The anthropogenic deepening of soil for agriculture is a widely-recognised northern European phenomenon. In Scotland, geoarchaeological investigation has identified such anthropogenically-deepened soils in urban and rural contexts and interpreted them in terms of this more general experience,
but has not explored the processes behind their formation. While it is well known that Scotland's medieval town-dwellers grew their dietary staples, their agricultural practices and impact on peri-urban fields has lacked detailed investigation. This paper reviews the geoarchaeological evidence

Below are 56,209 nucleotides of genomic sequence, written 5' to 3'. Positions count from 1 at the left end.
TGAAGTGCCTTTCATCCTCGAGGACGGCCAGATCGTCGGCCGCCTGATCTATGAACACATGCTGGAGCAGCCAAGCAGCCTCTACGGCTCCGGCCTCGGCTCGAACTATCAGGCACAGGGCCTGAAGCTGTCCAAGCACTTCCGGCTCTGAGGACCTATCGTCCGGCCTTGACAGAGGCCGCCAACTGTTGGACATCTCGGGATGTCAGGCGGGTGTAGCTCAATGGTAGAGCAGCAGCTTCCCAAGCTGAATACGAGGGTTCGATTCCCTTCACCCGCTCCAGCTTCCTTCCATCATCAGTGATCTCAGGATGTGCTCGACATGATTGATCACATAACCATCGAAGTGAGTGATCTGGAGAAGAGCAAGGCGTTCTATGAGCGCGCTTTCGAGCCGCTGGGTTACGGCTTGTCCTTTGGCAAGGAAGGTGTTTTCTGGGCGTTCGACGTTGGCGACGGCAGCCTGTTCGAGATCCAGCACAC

and analyses documentary records from 17 Scottish burghs, illustrating a central component of burgess agriculture, the management of urban waste for use as manure. Burgh regulations reveal changing cultural attitudes towards waste in the seventeenth and eighteenth centuries as fewer townsmen
engaged directly in cultivation, but urban waste nevertheless remained in demand as fertiliser in the hinterland of many Scottish towns into the later nineteenth century.
Document Type: Research Article
Publication date: June 1, 2011
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